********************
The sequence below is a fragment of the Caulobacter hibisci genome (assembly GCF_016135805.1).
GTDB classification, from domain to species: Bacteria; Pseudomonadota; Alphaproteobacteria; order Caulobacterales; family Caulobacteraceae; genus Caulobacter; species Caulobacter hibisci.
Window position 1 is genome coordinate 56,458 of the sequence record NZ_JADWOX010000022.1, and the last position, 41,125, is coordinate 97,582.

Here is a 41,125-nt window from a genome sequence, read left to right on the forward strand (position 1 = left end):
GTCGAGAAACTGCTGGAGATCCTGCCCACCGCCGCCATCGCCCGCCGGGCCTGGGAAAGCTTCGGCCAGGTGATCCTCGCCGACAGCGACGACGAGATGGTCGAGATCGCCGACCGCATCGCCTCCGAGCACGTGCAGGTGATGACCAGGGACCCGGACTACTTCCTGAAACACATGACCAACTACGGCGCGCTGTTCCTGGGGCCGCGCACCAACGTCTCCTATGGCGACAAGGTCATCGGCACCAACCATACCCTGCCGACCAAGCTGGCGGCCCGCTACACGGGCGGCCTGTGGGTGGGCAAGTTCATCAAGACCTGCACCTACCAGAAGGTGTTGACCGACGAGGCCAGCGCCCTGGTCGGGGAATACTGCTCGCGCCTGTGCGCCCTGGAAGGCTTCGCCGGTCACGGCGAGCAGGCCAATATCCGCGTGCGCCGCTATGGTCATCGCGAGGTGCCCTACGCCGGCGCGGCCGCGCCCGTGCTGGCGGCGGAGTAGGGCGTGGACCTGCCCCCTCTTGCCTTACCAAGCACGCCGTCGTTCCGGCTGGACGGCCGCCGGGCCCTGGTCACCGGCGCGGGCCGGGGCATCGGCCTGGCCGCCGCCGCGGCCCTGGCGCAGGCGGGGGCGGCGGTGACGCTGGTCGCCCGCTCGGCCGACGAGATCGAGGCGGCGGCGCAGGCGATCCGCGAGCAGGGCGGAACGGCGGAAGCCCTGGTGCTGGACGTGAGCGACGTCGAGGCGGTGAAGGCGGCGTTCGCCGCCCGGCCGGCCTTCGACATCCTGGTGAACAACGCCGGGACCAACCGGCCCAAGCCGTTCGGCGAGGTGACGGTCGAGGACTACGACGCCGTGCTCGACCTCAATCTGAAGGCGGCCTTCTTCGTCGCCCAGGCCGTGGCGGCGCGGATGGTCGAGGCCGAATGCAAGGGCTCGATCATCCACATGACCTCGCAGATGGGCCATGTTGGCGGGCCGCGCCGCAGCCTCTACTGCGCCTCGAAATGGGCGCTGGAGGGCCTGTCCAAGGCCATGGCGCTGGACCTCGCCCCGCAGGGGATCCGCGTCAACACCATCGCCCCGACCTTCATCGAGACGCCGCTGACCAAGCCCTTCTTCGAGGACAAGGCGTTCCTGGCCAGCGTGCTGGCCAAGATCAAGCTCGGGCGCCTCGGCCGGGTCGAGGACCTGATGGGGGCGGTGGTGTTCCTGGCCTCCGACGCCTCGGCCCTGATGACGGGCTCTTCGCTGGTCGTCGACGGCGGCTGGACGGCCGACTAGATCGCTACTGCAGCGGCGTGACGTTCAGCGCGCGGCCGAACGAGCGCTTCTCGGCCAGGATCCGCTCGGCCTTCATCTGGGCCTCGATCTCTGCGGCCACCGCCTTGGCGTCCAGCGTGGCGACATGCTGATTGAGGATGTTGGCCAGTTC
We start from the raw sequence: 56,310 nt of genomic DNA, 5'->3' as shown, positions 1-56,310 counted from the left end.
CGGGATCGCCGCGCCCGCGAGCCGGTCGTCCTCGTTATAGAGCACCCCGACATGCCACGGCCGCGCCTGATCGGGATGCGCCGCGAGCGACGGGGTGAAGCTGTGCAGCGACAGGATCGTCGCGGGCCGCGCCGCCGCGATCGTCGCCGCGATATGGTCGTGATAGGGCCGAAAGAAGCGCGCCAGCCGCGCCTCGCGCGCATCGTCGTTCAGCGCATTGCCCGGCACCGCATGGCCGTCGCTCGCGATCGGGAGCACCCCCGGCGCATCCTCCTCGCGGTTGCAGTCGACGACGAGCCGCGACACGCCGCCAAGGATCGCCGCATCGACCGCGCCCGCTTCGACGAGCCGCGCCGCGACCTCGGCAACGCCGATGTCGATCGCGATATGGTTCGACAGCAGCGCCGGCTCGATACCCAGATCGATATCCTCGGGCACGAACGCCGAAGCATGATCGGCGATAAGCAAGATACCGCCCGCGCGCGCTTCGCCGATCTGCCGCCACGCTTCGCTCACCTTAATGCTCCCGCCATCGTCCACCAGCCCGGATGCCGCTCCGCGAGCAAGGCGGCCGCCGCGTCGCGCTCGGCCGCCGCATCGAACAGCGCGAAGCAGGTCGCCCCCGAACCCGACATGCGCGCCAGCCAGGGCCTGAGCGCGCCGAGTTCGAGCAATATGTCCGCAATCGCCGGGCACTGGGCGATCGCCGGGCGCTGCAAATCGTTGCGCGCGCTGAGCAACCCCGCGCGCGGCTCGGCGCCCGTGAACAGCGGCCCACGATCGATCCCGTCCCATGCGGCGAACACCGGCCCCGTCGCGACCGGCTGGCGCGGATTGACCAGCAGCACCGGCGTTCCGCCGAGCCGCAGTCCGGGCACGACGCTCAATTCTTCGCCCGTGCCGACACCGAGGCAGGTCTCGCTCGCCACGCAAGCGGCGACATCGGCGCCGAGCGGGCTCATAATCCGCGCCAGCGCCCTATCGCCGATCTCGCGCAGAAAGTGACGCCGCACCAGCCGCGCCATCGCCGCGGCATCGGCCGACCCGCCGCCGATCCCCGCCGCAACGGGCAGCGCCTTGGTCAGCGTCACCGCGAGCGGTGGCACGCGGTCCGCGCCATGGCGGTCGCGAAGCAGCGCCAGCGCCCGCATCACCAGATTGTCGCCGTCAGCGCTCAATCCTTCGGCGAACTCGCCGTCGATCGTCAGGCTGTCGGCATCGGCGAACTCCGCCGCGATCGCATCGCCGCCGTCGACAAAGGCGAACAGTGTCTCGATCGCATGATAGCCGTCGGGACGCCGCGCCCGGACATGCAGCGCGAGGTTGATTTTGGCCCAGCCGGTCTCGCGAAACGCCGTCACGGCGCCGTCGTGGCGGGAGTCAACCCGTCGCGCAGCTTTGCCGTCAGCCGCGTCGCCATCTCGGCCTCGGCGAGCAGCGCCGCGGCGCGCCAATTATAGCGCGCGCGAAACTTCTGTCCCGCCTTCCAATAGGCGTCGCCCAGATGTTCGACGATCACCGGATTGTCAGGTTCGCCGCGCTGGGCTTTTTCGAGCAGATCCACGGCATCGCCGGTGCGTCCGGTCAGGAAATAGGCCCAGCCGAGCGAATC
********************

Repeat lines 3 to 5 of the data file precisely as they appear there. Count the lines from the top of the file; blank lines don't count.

Window position 1 is genome coordinate 56,458 of the sequence record NZ_JADWOX010000022.1, and the last position, 41,125, is coordinate 97,582.

Here is a 41,125-nt window from a genome sequence, read left to right on the forward strand (position 1 = left end):
GTCGAGAAACTGCTGGAGATCCTGCCCACCGCCGCCATCGCCCGCCGGGCCTGGGAAAGCTTCGGCCAGGTGATCCTCGCCGACAGCGACGACGAGATGGTCGAGATCGCCGACCGCATCGCCTCCGAGCACGTGCAGGTGATGACCAGGGACCCGGACTACTTCCTGAAACACATGACCAACTACGGCGCGCTGTTCCTGGGGCCGCGCACCAACGTCTCCTATGGCGACAAGGTCATCGGCACCAACCATACCCTGCCGACCAAGCTGGCGGCCCGCTACACGGGCGGCCTGTGGGTGGGCAAGTTCATCAAGACCTGCACCTACCAGAAGGTGTTGACCGACGAGGCCAGCGCCCTGGTCGGGGAATACTGCTCGCGCCTGTGCGCCCTGGAAGGCTTCGCCGGTCACGGCGAGCAGGCCAATATCCGCGTGCGCCGCTATGGTCATCGCGAGGTGCCCTACGCCGGCGCGGCCGCGCCCGTGCTGGCGGCGGAGTAGGGCGTGGACCTGCCCCCTCTTGCCTTACCAAGCACGCCGTCGTTCCGGCTGGACGGCCGCCGGGCCCTGGTCACCGGCGCGGGCCGGGGCATCGGCCTGGCCGCCGCCGCGGCCCTGGCGCAGGCGGGGGCGGCGGTGACGCTGGTCGCCCGCTCGGCCGACGAGATCGAGGCGGCGGCGCAGGCGATCCGCGAGCAGGGCGGAACGGCGGAAGCCCTGGTGCTGGACGTGAGCGACGTCGAGGCGGTGAAGGCGGCGTTCGCCGCCCGGCCGGCCTTCGACATCCTGGTGAACAACGCCGGGACCAACCGGCCCAAGCCGTTCGGCGAGGTGACGGTCGAGGACTACGACGCCGTGCTCGACCTCAATCTGAAGGCGGCCTTCTTCGTCGCCCAGGCCGTGGCGGCGCGGATGGTCGAGGCCGAATGCAAGGGCTCGATCATCCACATGACCTCGCAGATGGGCCATGTTGGCGGGCCGCGCCGCAGCCTCTACTGCGCCTCGAAATGGGCGCTGGAGGGCCTGTCCAAGGCCATGGCGCTGGACCTCGCCCCGCAGGGGATCCGCGTCAACACCATCGCCCCGACCTTCATCGAGACGCCGCTGACCAAGCCCTTCTTCGAGGACAAGGCGTTCCTGGCCAGCGTGCTGGCCAAGATCAAGCTCGGGCGCCTCGGCCGGGTCGAGGACCTGATGGGGGCGGTGGTGTTCCTGGCCTCCGACGCCTCGGCCCTGATGACGGGCTCTTCGCTGGTCGTCGACGGCGGCTGGACGGCCGACTAGATCGCTACTGCAGCGGCGTGACGTTCAGCGCGCGGCCGAACGAGCGCTTCTCGGCCAGGATCCGCTCGGCCTTCATCTGGGCCTCGATCTCTGCGGCCACCGCCTTGGCGTCCAGCGTGGCGACATGCTGATTGAGGATGTTGGCCAGTTC